And the last straw came when I saw on my computer tonight (while trying to send an email) that there will now be computerized Smart Bras.  Computerized bras? Wow. Now that is impressive and really scary. My current bras are definitely not smart, they just hang there doing their job quietly. They seem to hold things up okay, although admittedly my bra size is small ( okay,very small), so they don’t have to do a lot of work, but my bra has never complained about it, at least not that I know of. What does a Smart Bra do? Do I really want to know? Will it teach my boobs to speak another language, vacuum, do laundry? A Japanese friend has a robot to do housework and vacuum. So could a Smart Bra be taught to do household chores, walk the dog, or feed the children? How smart could our boobs get, and our bras? I’m afraid here I go back to basics. I think I’ll stick with my fancy French bras which do absolutely nothing except decorate the landscape. My daughters once decorated their Christmas tree with fancy multi-colored bras. But a computerized Smart Bra? Maybe it could decorate the Christmas tree all by itself….I’m afraid that technology has left me way behind on this one…..I’m still back in the dark ages wearing a Dumb Bra, not a smart one, don’t have a robot doing my vacuuming, and park my car myself. And the idea of getting into a car that will drive itself is terrifying, what if it gets confused and takes me somewhere I dont want to go, while my Smart Bra gives it the wrong voice commands…..wow, guys, I don’t know about you, but I’m not ready for virtual everything. And if my bra spoke to me, I think I’d faint…unless it paid me compliments….maybe a Smart Bra could be taught to lie….”Congratulations!!! You wear a 44 Quadruple D”…..in that case, maybe it would be okay…..but I guess for now, I’ll stick to basics….have a great week!!! A real one!! Not just a virtual week!!! And watch out for heavy machinery!!!

 

love, danielle

 

Art Week in Paris

Posted on October 28, 2013

Every October, there is a big art fair in Paris, called the FIAC, which happens at the Grand Palais, a beautiful old glass structure where many big exhibits, special events, and fashion shows take place. In this case, galleries from all over Europe, and I think some from the States, come to exhibit, and it’s always fun and exciting to go and see it. I look forward to it every year, and am lucky enough to get a pass to take a look the day before the opening. The art there tends to be on the ‘edgy’ side, which isn’t always my cup of tea, although I love contemporary art. But it’s fun to see who is doing what, and what the trends are in advanced contemporary art. And there is a little bit of everything at the show. (My favorite thing at the fair—or my two favorites actually—-were a bronze piece with a silver finish, which was an exact replica of an Hermes Kelly handbag, which was terrific, but too steep for my budget. And my other favorite was a life-sized, lifelike statue of a boy/young man, which seemed like it was in resin. He was fully dressed, with a totally lifelike expression, and it would have been fun to have. But I didn’t ask the price). I managed to enjoy the entire show, and didn’t buy anything. But it was a fun experience, as always, seeing the show. » read more »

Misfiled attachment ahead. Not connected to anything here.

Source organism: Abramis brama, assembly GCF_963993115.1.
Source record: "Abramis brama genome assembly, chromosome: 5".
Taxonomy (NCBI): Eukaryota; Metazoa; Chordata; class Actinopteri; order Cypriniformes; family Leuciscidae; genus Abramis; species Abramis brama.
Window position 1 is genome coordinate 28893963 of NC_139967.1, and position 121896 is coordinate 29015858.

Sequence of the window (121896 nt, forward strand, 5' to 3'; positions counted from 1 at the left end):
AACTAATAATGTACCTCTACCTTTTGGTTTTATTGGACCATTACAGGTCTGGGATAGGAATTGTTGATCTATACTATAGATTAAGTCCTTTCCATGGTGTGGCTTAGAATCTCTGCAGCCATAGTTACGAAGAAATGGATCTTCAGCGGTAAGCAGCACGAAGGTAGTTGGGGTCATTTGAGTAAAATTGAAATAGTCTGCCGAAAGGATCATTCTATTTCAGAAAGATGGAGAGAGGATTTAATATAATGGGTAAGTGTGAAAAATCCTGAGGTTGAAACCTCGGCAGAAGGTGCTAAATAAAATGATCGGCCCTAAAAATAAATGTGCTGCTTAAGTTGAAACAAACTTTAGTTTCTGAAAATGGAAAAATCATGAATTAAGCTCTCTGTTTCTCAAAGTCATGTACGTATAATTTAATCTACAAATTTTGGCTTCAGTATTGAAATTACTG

New Toy

Posted on July 30, 2012

Hi Everyone,

I have a VERY fun new toy, and I’m very excited about it. I went to visit a friend recently, and he had had a huge movie screen and a projector installed in his home, so he and his family could watch movies at home. And although I’m not very into technology, I got excited the moment I saw it, and thought about how much fun we could have with it. He had had his installed by a friend, at a fairly reasonable price, and he gave me the friend’s number and I called him. We have an old playroom that my kids don’t use much anymore, with a Ping-Pong table in it, a good sized TV, 3 couches to lounge around on, and a round table where they still play games when they’re at home: Scrabble, Monopoly, and cards. » read more »

Filed Under Hobbies, Paris | 5 Comments

Something New and Different (and Very Fun!!)

Posted on December 5, 2011

A friend of mine recently embarked on a new hobby, and invited me to come and have a look. He has taken to flying model airplanes, which sounded fun and intriguing, and definitely new to me. (I’d never seen it done before). I’ve heard of places where men gather to fly them, but had never seen it, so with a certain amount of curiosity, I decided to tag along on a quiet weekend. And Wow!!! What a lot of fun!!!

I’m not ‘technical’ by nature, and I suspect that most/many women aren’t. » read more »

Filed Under Hobbies | 2 Comments